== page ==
Psychology vs Common Sense

Topics: Psychology, Mind, Eyewitness identification Pages: 5 (1510 words) Published: April 7, 2008
To do justice to this paper one must first look at what the two schools of thought are. The word psychology is the combination of two terms – study (ology) and soul (psyche), or mind. The derivation of the word from Latin gives it this clear and obvious meaning. “Psyche” is defined as:

(A)The spirit or soul.
(B)The human mind
(C)In psychoanalysis, the mind functioning as the centre of thought, emotion, and behavior. Defining “Soul”, we have:
1.The spiritual or immortal elements in a person.
2.A person’s mental, moral or emotional nature.
We can all agree that most of us if not all have a “psyche” when we look at the above definitions, in the sense of mind, thought, and emotions. Most would also agree that they have a soul, this relates to man’s moral, mental or emotional nature. Regardless of the different notions about what these ultimately are, few could hardly disagree they exist. Psychology then is the scientific study of the human mind. (The Oxford American Desk Dictionary and Thesaurus Second Edition, p. 671). What is Common Sense?

Good Judgment, sound practical judgment derived from experience rather than study. (MSN Encarta).

According to James (1890), “ Psychology is the Science of Mental Life, both of its phenomena and of their conditions… The Phenomena are such things as we call feelings, desires, cognition, reasoning, decisions and the like” (p. 2). Data is collected through careful, systematic observation; then attempt to explain what was observed by developing theories; make new predictions based on those theories and then systematically test those predictions through additional observations and experiments to determine whether it is correct. Where as common sense describes beliefs or propositions that seem, to most people, to be prudent and of sound judgment, without dependence upon esoteric knowledge (cited from Basically the above statement shows that it must be kept in mind that common sense is based upon casual observations, which may or may not be accurate and it teaches through experience and reflections upon the way others act in certain situations. Ruch ‘s 1941 study found the following:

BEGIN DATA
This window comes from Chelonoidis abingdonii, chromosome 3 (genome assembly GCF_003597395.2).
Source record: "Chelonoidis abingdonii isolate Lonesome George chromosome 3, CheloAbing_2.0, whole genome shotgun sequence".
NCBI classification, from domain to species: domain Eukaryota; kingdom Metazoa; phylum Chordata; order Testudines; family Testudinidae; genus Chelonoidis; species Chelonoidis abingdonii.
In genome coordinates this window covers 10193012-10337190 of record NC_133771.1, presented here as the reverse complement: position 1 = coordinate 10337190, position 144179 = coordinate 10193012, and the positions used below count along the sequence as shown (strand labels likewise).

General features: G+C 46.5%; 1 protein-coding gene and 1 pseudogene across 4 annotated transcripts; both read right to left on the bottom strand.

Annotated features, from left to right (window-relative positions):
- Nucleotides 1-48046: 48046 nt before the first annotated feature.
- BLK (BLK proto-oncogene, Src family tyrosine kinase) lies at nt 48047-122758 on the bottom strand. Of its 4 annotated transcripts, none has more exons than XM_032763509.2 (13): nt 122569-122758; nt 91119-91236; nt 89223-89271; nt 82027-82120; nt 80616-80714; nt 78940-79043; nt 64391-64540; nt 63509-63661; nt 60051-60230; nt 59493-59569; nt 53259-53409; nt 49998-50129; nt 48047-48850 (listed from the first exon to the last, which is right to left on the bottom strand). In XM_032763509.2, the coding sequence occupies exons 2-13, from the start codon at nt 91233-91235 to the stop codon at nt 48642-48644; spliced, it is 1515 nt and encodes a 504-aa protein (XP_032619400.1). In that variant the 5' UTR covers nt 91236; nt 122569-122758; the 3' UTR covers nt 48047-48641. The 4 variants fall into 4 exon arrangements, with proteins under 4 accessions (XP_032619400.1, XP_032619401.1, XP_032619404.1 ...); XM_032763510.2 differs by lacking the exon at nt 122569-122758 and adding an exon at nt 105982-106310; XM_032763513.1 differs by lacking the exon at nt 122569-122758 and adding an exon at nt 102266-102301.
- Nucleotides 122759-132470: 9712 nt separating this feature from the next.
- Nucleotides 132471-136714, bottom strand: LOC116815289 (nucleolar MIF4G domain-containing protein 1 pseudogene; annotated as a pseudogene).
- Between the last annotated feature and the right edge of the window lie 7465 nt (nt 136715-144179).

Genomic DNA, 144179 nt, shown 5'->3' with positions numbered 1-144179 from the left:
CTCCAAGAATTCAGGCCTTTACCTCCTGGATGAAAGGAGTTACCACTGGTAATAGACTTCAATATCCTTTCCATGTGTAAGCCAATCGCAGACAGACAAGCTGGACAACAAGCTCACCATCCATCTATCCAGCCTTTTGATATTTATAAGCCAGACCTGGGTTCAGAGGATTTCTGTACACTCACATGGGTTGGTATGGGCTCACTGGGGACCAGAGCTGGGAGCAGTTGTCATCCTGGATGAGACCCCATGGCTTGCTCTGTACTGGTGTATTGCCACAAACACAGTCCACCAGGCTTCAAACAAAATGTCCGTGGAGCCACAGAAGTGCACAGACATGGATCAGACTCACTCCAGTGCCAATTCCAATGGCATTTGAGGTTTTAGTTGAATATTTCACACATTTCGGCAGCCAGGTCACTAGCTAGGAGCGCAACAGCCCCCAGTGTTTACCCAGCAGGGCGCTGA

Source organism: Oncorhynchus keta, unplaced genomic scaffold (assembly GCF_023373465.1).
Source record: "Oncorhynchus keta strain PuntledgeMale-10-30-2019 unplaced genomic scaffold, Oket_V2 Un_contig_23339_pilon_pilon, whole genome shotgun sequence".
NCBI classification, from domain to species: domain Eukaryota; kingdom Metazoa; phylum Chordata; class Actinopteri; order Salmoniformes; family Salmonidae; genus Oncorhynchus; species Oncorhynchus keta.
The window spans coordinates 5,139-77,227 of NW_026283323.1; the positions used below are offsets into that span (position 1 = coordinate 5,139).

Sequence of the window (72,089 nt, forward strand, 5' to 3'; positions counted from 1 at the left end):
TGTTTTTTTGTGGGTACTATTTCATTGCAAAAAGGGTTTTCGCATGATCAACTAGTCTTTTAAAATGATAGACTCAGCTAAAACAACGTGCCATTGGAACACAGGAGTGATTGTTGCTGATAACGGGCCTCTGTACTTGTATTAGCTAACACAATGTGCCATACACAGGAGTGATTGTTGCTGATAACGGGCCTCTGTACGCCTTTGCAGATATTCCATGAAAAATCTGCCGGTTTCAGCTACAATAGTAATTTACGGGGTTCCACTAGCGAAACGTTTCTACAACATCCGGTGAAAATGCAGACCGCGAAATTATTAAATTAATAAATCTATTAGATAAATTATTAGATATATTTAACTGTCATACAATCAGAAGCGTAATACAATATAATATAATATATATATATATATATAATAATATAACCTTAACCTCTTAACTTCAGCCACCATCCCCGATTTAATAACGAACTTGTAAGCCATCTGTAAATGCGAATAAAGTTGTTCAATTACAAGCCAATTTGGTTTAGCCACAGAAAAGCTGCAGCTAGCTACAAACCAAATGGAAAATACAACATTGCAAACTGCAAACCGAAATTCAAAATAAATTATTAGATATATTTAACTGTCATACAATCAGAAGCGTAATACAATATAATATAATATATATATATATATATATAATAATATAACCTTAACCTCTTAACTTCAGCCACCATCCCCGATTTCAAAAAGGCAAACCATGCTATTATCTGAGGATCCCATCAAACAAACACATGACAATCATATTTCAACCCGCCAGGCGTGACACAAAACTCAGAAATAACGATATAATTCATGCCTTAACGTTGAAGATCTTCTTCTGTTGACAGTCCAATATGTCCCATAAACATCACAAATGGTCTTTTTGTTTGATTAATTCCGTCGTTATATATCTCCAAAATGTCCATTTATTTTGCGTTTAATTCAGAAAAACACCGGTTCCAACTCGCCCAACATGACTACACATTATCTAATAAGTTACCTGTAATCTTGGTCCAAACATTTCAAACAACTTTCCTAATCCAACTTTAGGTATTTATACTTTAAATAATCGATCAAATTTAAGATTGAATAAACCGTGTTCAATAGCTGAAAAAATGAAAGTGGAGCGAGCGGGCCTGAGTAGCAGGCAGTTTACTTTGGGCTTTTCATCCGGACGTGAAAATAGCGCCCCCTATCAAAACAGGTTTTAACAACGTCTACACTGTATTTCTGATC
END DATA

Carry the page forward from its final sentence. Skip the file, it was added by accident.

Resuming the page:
60 percent of 103 students in a course in elementary psychology at Northwestern University marked the following statement to be true: Especially intelligent children are likely to be weak and retarded (p. 14). The studies of behaviorism in psychology often refer to any observable response or activity by an organism that included verbal behavior about ones own perceptions and feelings (Atkinson, Atkinson, Smith, Bem and Hoeksema, 1953, p. 12). As Watson (1919) points out “ For behaviorist, psychology is that division of Natural Science which takes human behavior- the doings and sayings, both learned and unlearned- as its subject matter (p. 2). Also within this theory it shows that behavior is governed primarily by the environment an example of this would be sarcastic remarks on a daily basis from a friend can cause the individual to react in an aggressive manner towards the friend. This is the reason why the behavioral approach is referred to as stimulus-response (S-R) psychology (Weiten, 1998, p. 6). Another area researched in psychology is learning this encompasses permanent change in behavior that results from practice and maturation (Morris and Maisto, 1999, p. 184). Learning shapes personal habits, such as naibiting, personal traits such as shyness, emotional responses such as fear of snakes, personal preferences, growth; drive states, instincts and inheritance. According to Kimble (1961), “ relatively permanent change in behavioral potential which accompanies experience but which is not the result of simple growth factors or of reversible influences such as fatigue or hunger” (p. 46). Humans learn cumulatively (Gross, 1987, p. 46) that is, what is learnt at anytime is influenced by previous learning hence developmental and learning processes are closely...
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